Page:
Ding! Ding! Ding! Single Silly Dosage of Self-Deprecating Humor

 I was at home on the laptop Saturday evening & commenting how repulsed I become hearing a person hack up crap from their throat when they’re sick.

“C’mon, like we haven’t listened to you a thousand times when you’re sick,”  immediately countered my Mom.

What a line! And to her only daughter for Pete’s sake! (All right, there’s actually 3 of us, but still . . . )

“Oh, puh-lease!” I shot back to her obviously absurd comment to me. “That’s an understatement because you’ve heard me being sick

at least a thousand times! . . .

 I put the “ick” in sick!”  

  

  

A Superb Phlebotomist Who’s Excellent with Patients!

Halfway through my leukemia battle I met this precious gem, who I’m blessed to call my unbelievably special, very bright, & remarkable “little sister”! She’s been a spectacular support & friend through it all. I love you SO MUCH Leah! (Side note: In answer to a question Leah continuously asked me as a toddler whenever my gut became ill: “No, I’m not gonna fro up.” 😉)

Tenth Time of “The Sender” Similarities

The second page of the fortieth chapter describes cancer-treatment fatigue well. “Charlie felt pretty good, considering the short walk down the hall tired him a bit.” “The hall” was a dreaded term for me on the hospital cancer floor. Continuous daily suggestions to get out of bed & walk down the hall were not times I wanted to partake in, feeling so weak & lousy from all the nasty strong drugs pumped into me.

Often a goal from my nurse or my Mom would be for me to get out of my hospital bed & walk – accompanied by my constant companion the IV machine & somebody to help my broken body stay upright to take steps of course – down 3 doors, & a little more each day just to get my body moving until I could make an entire EXHAUSTING lap around the floor. I hated that! Not to mention the tangled mess of IV tubes all around me; 1 slip = potentially yanking out an IV line. Nothing was better after that than collapsing back into bed.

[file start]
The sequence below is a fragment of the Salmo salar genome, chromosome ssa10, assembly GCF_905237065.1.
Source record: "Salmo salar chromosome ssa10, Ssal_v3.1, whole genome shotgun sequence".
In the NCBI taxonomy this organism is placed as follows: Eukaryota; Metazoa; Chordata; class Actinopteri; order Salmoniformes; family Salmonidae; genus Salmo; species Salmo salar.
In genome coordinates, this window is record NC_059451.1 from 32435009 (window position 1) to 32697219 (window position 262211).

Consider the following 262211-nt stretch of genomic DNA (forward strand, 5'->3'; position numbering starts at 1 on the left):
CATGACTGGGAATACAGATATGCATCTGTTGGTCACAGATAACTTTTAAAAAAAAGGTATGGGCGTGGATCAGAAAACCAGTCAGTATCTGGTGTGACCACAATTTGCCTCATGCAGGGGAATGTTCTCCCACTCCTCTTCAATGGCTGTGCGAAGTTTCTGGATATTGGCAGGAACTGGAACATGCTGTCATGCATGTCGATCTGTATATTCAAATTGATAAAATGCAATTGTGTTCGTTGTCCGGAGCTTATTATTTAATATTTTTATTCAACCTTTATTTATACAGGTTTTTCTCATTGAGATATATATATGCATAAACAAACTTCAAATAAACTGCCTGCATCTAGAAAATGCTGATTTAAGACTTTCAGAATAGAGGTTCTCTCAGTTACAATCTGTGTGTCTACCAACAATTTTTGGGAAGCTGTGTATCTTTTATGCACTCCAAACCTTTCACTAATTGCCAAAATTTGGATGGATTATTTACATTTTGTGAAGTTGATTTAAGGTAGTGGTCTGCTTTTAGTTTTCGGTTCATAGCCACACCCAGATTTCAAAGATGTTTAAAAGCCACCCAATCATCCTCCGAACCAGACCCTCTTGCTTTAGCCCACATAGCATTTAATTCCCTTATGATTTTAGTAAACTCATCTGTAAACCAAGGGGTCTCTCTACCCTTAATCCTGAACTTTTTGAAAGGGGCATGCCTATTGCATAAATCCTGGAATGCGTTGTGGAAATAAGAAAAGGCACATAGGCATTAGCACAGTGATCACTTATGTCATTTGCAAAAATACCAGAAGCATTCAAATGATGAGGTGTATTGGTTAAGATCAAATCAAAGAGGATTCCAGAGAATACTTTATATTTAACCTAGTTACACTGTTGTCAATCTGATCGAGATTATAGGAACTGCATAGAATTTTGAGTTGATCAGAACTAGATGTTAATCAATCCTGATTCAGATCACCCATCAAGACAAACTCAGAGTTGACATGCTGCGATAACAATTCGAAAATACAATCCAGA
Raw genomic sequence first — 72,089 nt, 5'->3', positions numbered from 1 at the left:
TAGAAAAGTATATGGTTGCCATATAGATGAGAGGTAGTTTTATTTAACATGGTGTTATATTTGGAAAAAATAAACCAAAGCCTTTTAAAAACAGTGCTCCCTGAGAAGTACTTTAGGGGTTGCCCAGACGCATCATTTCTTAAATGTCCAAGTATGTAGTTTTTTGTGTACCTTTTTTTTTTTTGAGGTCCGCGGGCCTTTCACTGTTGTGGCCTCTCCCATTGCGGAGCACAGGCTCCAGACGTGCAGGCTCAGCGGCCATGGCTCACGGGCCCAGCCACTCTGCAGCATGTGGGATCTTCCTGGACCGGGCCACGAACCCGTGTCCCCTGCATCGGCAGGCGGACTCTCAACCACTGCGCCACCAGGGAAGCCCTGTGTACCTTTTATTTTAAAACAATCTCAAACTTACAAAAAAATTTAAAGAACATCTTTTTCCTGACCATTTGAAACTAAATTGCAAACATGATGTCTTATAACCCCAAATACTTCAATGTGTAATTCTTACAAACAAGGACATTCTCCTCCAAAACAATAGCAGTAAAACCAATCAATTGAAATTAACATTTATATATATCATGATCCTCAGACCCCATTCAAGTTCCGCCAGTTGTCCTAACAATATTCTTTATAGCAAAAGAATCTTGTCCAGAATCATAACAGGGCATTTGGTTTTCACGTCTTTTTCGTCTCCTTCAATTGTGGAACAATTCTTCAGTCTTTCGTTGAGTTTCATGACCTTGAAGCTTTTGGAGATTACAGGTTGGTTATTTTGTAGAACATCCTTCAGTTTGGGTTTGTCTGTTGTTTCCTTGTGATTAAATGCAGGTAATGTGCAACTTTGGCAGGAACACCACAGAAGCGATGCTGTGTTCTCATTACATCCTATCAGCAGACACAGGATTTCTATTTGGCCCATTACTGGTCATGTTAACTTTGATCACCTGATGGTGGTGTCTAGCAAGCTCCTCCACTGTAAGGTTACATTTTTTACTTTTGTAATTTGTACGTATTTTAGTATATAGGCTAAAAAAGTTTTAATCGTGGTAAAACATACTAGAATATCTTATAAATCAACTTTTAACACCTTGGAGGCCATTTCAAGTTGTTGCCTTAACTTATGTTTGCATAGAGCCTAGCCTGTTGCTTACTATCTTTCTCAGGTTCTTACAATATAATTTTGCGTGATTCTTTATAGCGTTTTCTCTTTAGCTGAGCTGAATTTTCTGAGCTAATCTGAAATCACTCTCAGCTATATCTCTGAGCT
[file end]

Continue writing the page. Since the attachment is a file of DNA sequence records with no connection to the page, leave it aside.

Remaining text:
You’re more likely to get cancer again if you’ve already had the disease once, so sunshine is strictly limited since no one’s looking for skin cancer or any other ailments. Charlie spent “a few minutes” in sunshine, “only what was allowed,” so reading the latter quoted phrase sparked the memory.

One lesson in a letter from “The Sender” is that you can either live in “Vision” or in “Circumstance.” My spectacular Mom chose to live in vision, informing doctors while I was deathly ill in Intensive Care that I would go to college one day; the doctors, she told me later, would sadly shake their heads at the impossible thought she envisioned for me. Luke 1:37 “For nothing is impossible with a God.” God gave me an incredibly special hardworking & encouraging Mom who never let me dwell on my sick circumstances but rather, had me always look towards a bright future. I love you so much, Mom, THANKS!!!!!

   

Did a ton of bricks just hit me? No, it was page 207 of “The Sender.” Although Charlie was experiencing the physical negative effects of cancer in many ways, ways like his weakness which was easily noticed by others, those close to him knew he was “stronger in so many ways. Ways that mattered. . . What he’d gained was immeasurably more valuable. What he’d gained was a heart and spirit that money can’t buy.” Same For Me. EXACTLY THE SAME.

However, even with the above paragraph in mind, it’s impossible for me to say “I wouldn’t change what I’ve learned from 8 years fighting cancer for anything” because of the hell on earth that I went through to get where I am. I mean, even if I never had cancer, I’d still be the smart person I was before I got sick. The side effects I live with now make life enormously difficult; I’d go with never having had cancer in the first place if I had my druthers, but this is where I need to trust All-Knowing God with my life’s plan because He Knows Best.